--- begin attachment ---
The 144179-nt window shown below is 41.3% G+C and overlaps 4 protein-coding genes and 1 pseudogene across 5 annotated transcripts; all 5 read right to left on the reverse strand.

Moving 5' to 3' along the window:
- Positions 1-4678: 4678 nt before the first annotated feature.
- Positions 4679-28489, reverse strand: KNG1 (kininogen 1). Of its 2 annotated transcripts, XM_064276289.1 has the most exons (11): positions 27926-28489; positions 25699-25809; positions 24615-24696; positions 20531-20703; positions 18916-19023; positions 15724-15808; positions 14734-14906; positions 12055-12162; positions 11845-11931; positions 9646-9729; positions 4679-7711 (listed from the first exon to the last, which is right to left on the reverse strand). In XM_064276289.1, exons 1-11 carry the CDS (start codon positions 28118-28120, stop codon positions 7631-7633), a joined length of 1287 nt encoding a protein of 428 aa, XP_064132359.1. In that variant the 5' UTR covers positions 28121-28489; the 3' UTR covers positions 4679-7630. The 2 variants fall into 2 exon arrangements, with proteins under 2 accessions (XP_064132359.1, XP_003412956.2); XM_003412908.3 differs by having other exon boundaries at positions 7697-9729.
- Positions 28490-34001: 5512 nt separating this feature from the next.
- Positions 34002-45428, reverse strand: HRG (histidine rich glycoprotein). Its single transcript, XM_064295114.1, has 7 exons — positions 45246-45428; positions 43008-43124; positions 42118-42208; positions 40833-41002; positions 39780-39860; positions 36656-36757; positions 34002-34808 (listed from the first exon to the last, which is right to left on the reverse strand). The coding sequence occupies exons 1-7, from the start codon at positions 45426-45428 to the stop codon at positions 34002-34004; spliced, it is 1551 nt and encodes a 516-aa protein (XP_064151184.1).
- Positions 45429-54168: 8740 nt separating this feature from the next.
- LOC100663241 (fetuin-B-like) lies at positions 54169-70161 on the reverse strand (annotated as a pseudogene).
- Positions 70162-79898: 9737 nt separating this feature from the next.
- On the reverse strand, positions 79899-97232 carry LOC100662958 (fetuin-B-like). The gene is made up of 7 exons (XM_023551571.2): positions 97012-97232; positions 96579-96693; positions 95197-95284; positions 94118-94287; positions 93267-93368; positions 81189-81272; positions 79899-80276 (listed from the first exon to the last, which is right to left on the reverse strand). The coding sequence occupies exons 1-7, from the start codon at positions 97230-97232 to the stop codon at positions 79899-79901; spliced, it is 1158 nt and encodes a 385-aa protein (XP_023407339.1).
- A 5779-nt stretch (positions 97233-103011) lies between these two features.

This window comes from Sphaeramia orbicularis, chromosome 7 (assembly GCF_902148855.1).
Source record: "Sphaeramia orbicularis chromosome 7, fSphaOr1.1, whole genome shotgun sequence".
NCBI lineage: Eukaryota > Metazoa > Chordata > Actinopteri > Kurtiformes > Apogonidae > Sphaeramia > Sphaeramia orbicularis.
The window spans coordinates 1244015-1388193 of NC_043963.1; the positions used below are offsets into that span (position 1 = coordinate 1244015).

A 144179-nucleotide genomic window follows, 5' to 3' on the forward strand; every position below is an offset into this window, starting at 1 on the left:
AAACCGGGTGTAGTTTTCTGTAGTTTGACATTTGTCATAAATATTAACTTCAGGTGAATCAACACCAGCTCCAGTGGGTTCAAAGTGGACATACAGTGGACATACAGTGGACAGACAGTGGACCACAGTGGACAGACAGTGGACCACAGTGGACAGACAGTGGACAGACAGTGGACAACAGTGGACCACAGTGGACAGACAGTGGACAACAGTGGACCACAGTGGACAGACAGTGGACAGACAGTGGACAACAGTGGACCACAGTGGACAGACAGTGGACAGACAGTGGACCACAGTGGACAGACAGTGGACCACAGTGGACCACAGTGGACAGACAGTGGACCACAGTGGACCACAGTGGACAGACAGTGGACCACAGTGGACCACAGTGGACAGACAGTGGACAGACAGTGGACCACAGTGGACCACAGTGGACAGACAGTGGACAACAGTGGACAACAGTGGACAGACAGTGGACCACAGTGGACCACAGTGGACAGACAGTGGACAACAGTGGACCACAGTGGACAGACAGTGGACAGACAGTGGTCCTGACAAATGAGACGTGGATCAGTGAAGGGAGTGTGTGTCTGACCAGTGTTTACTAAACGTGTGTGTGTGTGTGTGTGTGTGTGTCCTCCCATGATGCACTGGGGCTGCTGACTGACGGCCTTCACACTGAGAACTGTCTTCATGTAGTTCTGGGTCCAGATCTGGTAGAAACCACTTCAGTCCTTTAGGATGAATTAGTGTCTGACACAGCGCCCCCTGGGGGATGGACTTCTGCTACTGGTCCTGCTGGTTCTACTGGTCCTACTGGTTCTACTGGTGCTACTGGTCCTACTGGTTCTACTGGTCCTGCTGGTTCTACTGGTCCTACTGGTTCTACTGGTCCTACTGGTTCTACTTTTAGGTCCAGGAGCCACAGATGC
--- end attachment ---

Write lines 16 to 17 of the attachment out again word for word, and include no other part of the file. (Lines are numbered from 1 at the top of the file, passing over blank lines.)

A 144179-nucleotide genomic window follows, 5' to 3' on the forward strand; every position below is an offset into this window, starting at 1 on the left:
AAACCGGGTGTAGTTTTCTGTAGTTTGACATTTGTCATAAATATTAACTTCAGGTGAATCAACACCAGCTCCAGTGGGTTCAAAGTGGACATACAGTGGACATACAGTGGACAGACAGTGGACCACAGTGGACAGACAGTGGACCACAGTGGACAGACAGTGGACAGACAGTGGACAACAGTGGACCACAGTGGACAGACAGTGGACAACAGTGGACCACAGTGGACAGACAGTGGACAGACAGTGGACAACAGTGGACCACAGTGGACAGACAGTGGACAGACAGTGGACCACAGTGGACAGACAGTGGACCACAGTGGACCACAGTGGACAGACAGTGGACCACAGTGGACCACAGTGGACAGACAGTGGACCACAGTGGACCACAGTGGACAGACAGTGGACAGACAGTGGACCACAGTGGACCACAGTGGACAGACAGTGGACAACAGTGGACAACAGTGGACAGACAGTGGACCACAGTGGACCACAGTGGACAGACAGTGGACAACAGTGGACCACAGTGGACAGACAGTGGACAGACAGTGGTCCTGACAAATGAGACGTGGATCAGTGAAGGGAGTGTGTGTCTGACCAGTGTTTACTAAACGTGTGTGTGTGTGTGTGTGTGTGTGTCCTCCCATGATGCACTGGGGCTGCTGACTGACGGCCTTCACACTGAGAACTGTCTTCATGTAGTTCTGGGTCCAGATCTGGTAGAAACCACTTCAGTCCTTTAGGATGAATTAGTGTCTGACACAGCGCCCCCTGGGGGATGGACTTCTGCTACTGGTCCTGCTGGTTCTACTGGTCCTACTGGTTCTACTGGTGCTACTGGTCCTACTGGTTCTACTGGTCCTGCTGGTTCTACTGGTCCTACTGGTTCTACTGGTCCTACTGGTTCTACTTTTAGGTCCAGGAGCCACAGATGC